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BoT upbeat to support private sector credit expansion

BoT upbeat to support private sector credit expansion

THE Monetary Policy Committee (MPC) has agreed with the Central Bank on the proposal to sustain liquidity easing monetary policy in September and October this year in support of credit expansion to the private sector.

This, according to the Monetary Policy Committee Statement is based on an assessment of the recent performance and optimism for further recovery of domestic and global economies.

The MPC met on Monday to review the conduct of monetary policy and economic performance in the recent past and the general economic outlook.

The statement said, “The recovery is also supported by ongoing implementation of measures to improve the business environment and normalization of global trade and investment,”

The economies are expected to continue improving, owing to ongoing public investment and normalization of the global economy which will increase private sector investment and trade.

The MPC noted that the global economy continues to recover from the Covid-19 pandemic, albeit at a slow pace, but is expected to gain momentum in future.

The performance of Tanzania Mainland and Zanzibar economies was satisfactory in the first quarter this year.

The growth in the Mainland was 4.9 per cent, lower than 5.9 per cent in the corresponding period last year driven by construction, transport, agriculture, manufacturing and mining and quarrying activities.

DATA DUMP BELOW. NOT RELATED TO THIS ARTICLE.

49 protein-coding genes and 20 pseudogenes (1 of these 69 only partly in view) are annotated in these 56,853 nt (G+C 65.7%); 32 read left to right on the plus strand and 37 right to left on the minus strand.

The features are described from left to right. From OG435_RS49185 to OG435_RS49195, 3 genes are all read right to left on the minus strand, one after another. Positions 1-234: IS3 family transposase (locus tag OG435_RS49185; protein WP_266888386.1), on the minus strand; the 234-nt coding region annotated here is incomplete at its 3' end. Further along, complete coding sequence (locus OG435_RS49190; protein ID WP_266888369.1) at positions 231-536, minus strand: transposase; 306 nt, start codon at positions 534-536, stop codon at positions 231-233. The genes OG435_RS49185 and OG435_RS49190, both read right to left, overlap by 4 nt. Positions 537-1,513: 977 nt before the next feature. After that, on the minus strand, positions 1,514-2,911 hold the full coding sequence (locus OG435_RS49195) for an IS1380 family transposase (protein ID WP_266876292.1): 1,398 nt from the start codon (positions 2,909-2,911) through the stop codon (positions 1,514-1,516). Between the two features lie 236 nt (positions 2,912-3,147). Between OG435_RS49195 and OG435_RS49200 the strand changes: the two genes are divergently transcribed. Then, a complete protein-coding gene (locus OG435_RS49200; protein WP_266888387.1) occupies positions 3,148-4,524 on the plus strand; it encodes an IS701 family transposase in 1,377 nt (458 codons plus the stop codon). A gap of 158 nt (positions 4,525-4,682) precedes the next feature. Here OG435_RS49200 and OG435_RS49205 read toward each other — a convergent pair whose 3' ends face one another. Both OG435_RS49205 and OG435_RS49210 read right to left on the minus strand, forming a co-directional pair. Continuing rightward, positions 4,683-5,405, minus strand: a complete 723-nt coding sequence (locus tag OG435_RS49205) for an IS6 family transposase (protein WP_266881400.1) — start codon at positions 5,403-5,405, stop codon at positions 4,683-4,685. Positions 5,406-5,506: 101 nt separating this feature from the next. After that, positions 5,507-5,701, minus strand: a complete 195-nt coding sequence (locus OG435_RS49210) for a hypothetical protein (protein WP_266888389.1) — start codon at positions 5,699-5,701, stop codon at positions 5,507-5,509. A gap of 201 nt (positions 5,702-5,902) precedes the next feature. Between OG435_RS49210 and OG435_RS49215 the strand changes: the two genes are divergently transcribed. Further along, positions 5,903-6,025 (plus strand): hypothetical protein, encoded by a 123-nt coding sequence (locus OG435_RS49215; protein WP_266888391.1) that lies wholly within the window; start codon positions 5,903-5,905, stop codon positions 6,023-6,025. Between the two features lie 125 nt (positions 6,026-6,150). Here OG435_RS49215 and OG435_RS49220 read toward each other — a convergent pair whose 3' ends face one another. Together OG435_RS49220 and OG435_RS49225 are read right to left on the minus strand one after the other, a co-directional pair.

The Zanzibar economy grew at 2.2 per cent, slightly lower than 2.5 per cent registered in the first quarter this year.

Private sector credit growth improved, though the pace was slow at a rate of 4.1 per cent in July compared to 3.6 per cent in the preceding month, and is expected to continue recovering owing to additional policy measures taken by the BoT in July this year.

According to the MPC statement, the conduct of monetary policy in July and August this year contributed to keeping liquidity adequate in banks with overnight interbank interest rates ranging from 3-5 per cent.

During the period, foreign exchange reserves remained adequate, amounting to 5.5 billion US dollars which is sufficient to cover about 6 months of imports, in line with the country and regional benchmarks.

Money supply growth was 11 per cent in the year ending July this year broadly in line with the targeted average growth of 10 per cent for 2021/22.

The inflation ranged from 3-5 per cent, as targeted and is projected to remain within that target. Performance of the external sector of the economy continued to face challenges caused by Covid-19, particularly tourism, however, export of gold improved to about 3 billion US dollars in the year ending July this year.

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